2/'11 - 6/'11 depression creeps back, fairly significant by May.

6/'14 (long time...!)  life is good, full recovery, at least in terms of SSRI addiction.  Still digging out from the social and professional hole that it all left me in, but despite the loss of far too many years to this business I'm basically doing pretty well.  Still some depression at times, even severe on occasion, but clearly related to past trauma and current circumstances, all things that I am continuing to work through and work on.  I'd say it took at least six months and perhaps a year to fully get back to normal (neuro-psychologically and sexually) after the last dose in 2011.

Link to post
Share on other sites
  • 5 months later...
ChanceLucky

I've read this theory but don't get why the compensatory mechanisms would lead to a decrease in depression from baseline levels rather than just a return to baseline. Are the authors saying the brain not only compensates but somehow overcompensates?

-I was on an SSRI (most recently Celexa at 40mg/day) for about 15 years for anxiety. I tapered off over about 8 months and in 2015 and had worsened anxiety and well-being once off it. In the fall of 2015 (I believe) I did a low dose reinstatement and was doing better. I stayed on roughly 1 ml (2 mg) for a while but eventually lowered it to .5 ml and was on this for a long time.

-Around late mid May (2017) my anxiety was worse and I increased the Celexa to 1.5 ml. At first, I felt significantly better but I developed a hand tremor. I also was having some attention and concentration difficulties. In mid July (over about 2 weeks) I tapered off of the Celexa and was off it for about 2 1/2 weeks before I started to feel an intense increase in anxiety and my hand tremor returned.

-Aug 13, 2017 I did a low dose reinstatement of 0.5 ml a day and am currently still taking that. Initial response is good.

-Early September 2017 to present - hand tremor returns and attention and concentration are impaired. Feeling of unbalance/unsteadiness from using treadmill. Mild changes to sexual performance too.

-Sept 18, 2017: 0.4 ml Celexa. Everything is generally improving although hand tremor is worse. Attention, concentration, and anxiety are good.

-I am also on Wellbutrin (200 mg/day) for anxiety and take a Benadryl at night for sleep and allergies. Eventually I'd like to be off everything.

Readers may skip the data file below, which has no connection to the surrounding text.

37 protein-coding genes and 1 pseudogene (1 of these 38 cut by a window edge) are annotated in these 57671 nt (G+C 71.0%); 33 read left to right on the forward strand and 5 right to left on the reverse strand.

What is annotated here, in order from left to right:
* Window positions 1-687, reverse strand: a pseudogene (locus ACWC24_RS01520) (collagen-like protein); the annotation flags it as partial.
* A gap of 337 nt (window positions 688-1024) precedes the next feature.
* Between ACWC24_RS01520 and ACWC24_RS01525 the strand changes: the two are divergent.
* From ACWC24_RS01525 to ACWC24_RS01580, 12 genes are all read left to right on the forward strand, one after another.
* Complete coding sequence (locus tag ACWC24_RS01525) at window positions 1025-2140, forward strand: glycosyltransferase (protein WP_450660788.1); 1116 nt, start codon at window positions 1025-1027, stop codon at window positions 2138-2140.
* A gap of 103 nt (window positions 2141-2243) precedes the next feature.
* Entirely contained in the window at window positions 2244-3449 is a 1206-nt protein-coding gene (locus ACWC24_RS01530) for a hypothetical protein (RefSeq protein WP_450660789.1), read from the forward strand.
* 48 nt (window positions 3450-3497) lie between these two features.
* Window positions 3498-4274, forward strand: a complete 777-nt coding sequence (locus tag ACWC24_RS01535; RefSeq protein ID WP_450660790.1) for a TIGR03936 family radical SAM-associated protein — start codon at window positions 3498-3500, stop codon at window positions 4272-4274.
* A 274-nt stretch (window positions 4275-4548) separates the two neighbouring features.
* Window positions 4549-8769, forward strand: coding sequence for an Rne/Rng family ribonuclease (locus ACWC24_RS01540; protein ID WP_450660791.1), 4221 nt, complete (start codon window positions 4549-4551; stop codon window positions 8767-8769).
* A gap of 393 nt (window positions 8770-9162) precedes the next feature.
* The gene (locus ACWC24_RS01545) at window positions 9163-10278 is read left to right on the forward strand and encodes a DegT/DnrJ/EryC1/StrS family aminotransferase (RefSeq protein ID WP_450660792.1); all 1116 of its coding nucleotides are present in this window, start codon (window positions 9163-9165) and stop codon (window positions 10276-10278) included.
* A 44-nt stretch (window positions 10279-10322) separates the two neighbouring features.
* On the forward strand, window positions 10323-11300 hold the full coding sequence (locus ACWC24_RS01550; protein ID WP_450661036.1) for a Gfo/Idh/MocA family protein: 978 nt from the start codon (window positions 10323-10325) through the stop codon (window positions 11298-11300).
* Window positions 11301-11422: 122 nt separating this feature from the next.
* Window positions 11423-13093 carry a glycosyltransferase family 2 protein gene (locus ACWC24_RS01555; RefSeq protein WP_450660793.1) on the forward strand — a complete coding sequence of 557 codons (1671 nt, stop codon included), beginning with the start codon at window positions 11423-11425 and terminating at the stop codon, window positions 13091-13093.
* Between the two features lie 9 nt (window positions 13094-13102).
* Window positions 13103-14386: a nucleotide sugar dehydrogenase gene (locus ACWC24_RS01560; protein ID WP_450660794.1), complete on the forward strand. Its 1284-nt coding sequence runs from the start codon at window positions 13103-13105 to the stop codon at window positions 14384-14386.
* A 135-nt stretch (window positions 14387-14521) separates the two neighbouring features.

http://survivingantidepressants.org/index.php?/topic/9730-chancelucky-antidepressant-withdrawal-social-anxiety-pessimism/

 

Link to post
Share on other sites
  • Administrator

The compensatory mechanisms incidentally change all hormonal functioning, causing people to feel differently. Some people interpret this as beneficial, some react badly, and some don't feel any effect, in about equal proportions.

 

The ways "decrease in depression" are measured is very sloppy -- usually multiple-choice questionnaires or subjective reports -- and highly subject to observer bias and predisposition of subjects to believe the treatment is working as well as other aspects of the placebo effect.

This is not medical advice. Discuss any decisions about your medical care with a knowledgeable medical practitioner.

"It has become appallingly obvious that our technology has surpassed our humanity." -- Albert Einstein

All postings © copyrighted.

Link to post
Share on other sites

....and some react with 'Stockholm syndrome' ...reacting due to a fear of isolation, a fear your life may be at risk and kindness on behalf of the hostage takers (doctors) resulting in an apparent insouciance or congenial conversation concealing deep unhappiness with the treatment or even alarm at side effects emerging on treatment.....

Doctors are not trained to manage 'Stockholm Syndrome' .

 

 and some react with spellbinding ...Breggin said 'because of medication spellbinding prescribers and clinicians cannot take patient reports at face value when they are doing well on medication.'

Thought for the day: Lets stand up, and let’s speak out , together. G Olsen

We have until the 14th. Feb 2018. 

URGENT REQUEST Please consider submitting  for the petition on Prescribed Drug Dependence and Withdrawal currently awaiting its third consideration at the Scottish Parliament. You don't even have to be from Scotland. By clicking on the link below you can read some of the previous submissions but be warned many of them are quite harrowing.

http://www.parliament.scot/GettingInvolved/Petitions/PE01651   

Please tell them about your problems taking and withdrawing from antidepressants and/or benzos.

Send by email to petitions@parliament.scot and quote PE01651 in the subject heading. Keep to a maximum of 3 sides of A4 and you can't name for legal reasons any doctor you have consulted. Tell them if you wish to remain anonymous. We need the numbers to help convince the committee members we are not isolated cases. You have until mid February. Thank you